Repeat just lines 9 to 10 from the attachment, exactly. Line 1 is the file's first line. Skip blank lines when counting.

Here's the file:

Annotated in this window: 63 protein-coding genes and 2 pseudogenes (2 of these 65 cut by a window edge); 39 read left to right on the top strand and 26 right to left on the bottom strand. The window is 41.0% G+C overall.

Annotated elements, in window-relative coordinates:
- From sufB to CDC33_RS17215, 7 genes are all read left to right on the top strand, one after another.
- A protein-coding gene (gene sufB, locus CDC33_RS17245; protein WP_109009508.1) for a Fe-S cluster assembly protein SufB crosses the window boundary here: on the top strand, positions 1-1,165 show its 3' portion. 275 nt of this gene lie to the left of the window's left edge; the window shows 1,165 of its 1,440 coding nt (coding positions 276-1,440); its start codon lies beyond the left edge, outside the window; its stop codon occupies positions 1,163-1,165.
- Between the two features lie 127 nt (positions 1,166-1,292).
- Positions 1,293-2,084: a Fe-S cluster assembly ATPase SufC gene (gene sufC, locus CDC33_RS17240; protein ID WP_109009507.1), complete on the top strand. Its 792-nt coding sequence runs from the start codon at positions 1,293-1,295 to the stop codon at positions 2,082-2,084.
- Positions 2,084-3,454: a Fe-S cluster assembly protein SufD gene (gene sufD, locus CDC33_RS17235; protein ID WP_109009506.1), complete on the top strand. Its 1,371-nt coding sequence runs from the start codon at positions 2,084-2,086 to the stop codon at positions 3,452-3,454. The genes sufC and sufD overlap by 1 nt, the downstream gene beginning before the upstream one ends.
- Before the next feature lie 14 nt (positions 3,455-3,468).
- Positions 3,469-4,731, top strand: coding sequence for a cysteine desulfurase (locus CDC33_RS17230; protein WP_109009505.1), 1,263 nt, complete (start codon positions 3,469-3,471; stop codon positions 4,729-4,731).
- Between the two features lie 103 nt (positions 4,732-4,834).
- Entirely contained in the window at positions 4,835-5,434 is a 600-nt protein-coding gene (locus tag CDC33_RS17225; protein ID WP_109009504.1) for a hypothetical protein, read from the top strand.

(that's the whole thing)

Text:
- Positions 3,469-4,731, top strand: coding sequence for a cysteine desulfurase (locus CDC33_RS17230; protein WP_109009505.1), 1,263 nt, complete (start codon positions 3,469-3,471; stop codon positions 4,729-4,731).
- Between the two features lie 103 nt (positions 4,732-4,834).